Sunday, July 10, 2005

Punk month

If you get the Independent Film Channel, you should probably know that it's IFC's "Punk Month." Sound like another opportunity to run and rerun cable staple Sid and Nancy? Pretty much. But I did catch something worthwhile last night, Don Lett's 2005 documentary Punk: Attitude. The film features some impressive interviews with David Johansen, Chryssie Hynde, Tommy Ramone, Jello Biafra, John Cale, Pete Shelley, Siouxie Sioux, Legs McNeil, Mick Jones, Poly Styrene and Glen Branca, along with the usual suspects like Jim Jarmusch and Thurston Moore. (Does Moore staff a dial-a-punk-pundit service or something?)

This isn't exactly the definitive punk documentary everyone's been waiting for. For starters, the subject's way too big to compress into a 90-minute format. And the first half--which concentrates on punk predecessors like VU and the MC5 and the New York proto-punk scene--works a lot better than the doc's post-Pistols wrapup. The film rather briefly skims hardcore, ignores everything else that happened in the 80s and jumps directly to Nirvana. Weird. Especially if, like me, you don't believe Nirvana is all that "punk" in the first place and think the really interesting thing about punk is its aftermath.

Oh well. The film's worth catching for the interviews and live footage of acts like the New York Dolls, Richard Hell and The Clash. Then there's Henry Rollins. However you might feel about this manic menace, you have to give him credit for some of the best lines:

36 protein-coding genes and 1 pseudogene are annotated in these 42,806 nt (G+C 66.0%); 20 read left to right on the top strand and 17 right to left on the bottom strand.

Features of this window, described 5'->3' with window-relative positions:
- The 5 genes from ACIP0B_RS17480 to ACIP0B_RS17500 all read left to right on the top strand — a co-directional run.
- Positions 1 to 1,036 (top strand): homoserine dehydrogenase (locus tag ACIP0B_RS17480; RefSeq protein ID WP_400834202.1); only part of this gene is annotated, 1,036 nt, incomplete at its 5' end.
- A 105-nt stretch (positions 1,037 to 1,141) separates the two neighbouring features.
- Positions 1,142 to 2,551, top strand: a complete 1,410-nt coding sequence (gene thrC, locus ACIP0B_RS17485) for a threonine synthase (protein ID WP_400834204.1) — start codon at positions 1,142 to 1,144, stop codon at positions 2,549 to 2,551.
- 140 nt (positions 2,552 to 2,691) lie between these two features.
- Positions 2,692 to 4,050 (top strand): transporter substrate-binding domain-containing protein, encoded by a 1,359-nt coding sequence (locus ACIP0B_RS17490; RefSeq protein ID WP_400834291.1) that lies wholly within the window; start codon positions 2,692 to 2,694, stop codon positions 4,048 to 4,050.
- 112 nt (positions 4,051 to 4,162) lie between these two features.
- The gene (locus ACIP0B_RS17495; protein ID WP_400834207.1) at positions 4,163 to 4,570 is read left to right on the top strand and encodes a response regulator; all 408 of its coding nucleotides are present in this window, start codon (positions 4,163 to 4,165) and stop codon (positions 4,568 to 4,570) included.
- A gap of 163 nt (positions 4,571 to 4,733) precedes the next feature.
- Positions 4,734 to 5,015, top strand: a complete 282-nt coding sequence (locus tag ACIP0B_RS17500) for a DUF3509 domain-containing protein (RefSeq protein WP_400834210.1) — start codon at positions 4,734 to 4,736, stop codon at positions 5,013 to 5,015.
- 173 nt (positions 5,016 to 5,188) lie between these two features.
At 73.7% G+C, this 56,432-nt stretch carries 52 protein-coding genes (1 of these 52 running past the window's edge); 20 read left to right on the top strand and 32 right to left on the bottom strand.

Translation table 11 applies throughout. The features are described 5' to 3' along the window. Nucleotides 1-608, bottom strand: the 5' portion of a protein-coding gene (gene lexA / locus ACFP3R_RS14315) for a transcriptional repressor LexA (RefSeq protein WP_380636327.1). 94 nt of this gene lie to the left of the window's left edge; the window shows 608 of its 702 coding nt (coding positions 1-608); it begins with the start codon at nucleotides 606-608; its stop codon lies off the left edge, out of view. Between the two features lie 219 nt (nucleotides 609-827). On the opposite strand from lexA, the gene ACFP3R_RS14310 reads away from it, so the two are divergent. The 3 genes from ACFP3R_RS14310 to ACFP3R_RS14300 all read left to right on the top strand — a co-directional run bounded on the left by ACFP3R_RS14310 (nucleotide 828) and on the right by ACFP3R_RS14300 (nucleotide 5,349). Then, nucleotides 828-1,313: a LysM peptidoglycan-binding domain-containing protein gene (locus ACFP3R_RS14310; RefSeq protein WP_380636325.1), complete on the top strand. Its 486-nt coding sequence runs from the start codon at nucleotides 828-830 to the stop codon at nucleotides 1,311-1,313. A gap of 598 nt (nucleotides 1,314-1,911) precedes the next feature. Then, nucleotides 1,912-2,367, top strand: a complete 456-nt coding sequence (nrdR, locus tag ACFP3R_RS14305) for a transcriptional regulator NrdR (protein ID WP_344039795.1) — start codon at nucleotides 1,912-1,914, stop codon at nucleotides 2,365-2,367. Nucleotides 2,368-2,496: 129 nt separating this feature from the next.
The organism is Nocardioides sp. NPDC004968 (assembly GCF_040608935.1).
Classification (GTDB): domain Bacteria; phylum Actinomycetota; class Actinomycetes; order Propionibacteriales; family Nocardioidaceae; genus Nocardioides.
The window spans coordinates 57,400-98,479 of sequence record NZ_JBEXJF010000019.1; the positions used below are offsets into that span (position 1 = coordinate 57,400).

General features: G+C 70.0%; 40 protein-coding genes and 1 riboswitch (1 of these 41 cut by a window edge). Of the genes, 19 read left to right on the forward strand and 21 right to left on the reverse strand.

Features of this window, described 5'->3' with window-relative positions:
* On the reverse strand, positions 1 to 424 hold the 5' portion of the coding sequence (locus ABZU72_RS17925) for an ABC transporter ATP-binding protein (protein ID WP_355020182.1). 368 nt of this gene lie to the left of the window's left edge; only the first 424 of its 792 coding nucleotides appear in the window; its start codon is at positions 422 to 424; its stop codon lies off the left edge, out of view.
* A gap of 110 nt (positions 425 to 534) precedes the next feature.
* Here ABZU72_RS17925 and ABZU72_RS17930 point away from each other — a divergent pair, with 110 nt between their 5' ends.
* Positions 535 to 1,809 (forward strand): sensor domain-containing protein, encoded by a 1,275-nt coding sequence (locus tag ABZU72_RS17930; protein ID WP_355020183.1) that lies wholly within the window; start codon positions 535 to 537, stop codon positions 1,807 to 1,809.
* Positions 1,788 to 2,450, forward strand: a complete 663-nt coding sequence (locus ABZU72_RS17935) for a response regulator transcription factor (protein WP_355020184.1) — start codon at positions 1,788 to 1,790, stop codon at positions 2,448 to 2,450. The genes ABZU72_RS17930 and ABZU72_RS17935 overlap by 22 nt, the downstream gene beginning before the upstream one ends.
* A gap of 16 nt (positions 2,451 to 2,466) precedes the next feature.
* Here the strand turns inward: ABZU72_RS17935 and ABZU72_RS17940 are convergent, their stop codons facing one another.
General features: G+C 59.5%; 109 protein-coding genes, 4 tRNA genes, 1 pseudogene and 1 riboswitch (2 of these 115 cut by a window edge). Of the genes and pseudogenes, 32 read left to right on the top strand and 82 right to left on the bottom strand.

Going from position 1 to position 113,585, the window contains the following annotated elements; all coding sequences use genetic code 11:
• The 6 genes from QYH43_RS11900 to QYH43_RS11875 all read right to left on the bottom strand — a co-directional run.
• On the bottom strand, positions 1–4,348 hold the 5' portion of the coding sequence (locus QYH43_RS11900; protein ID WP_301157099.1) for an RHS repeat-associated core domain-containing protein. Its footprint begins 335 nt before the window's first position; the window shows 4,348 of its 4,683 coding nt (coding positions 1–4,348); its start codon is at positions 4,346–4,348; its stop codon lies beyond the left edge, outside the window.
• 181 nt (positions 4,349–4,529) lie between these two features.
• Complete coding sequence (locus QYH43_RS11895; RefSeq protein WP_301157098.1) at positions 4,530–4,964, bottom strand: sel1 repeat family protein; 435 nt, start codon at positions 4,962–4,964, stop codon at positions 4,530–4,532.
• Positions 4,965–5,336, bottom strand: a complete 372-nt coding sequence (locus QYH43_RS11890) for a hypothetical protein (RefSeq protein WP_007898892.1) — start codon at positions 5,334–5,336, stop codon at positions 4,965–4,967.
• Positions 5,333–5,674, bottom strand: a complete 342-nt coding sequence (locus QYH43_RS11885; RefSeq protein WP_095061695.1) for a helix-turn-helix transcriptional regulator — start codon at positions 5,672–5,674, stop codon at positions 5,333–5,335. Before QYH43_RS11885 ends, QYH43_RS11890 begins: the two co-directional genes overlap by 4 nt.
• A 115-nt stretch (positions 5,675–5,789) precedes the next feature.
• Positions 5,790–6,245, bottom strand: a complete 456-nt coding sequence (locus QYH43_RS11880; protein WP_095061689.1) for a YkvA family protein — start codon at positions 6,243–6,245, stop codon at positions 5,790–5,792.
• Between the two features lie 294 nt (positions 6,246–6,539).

On East Coast vs. West Coast attitude:
Fuck you means fuck you, not hey, let's have lunch next week.

On hardcore:
As American as fake wars, apple pie and baseball.

Punk: Attitude is scheduled to show several more times this month. So check your local listings and all that.


Blogger Jon said...

I happened to catch this while my mother-in-law was in town on Sunday. Always interesting to see the stuff you love through a different critical lens (she's a classical piano teacher). There was of course an overload of the patently ridiculous during the punk era, but the only moment when she couldn't contain herself was when the modern-day David Johansen, weird hipster mullet and all, flashed up on the screen; she let out a little hiccup laugh and left the room soon after. Can handle the Dead Kennedys and Suicide, but those glasses!

4:04 PM  
Blogger Amy said...

Johansen's appearance these days is rather alarming.

6:27 PM  
Anonymous Anonymous said...

My wife was convinced that Johansen is wearing a toupee. I thought Don Letts did a good job with "Punk: Attitude", given that the content of any documentary of this type is shaped by who is alive, able and willing to participate. I myself was shocked to see that James Chance/White/Seigfried is among the living. -- jonhope

8:41 AM  

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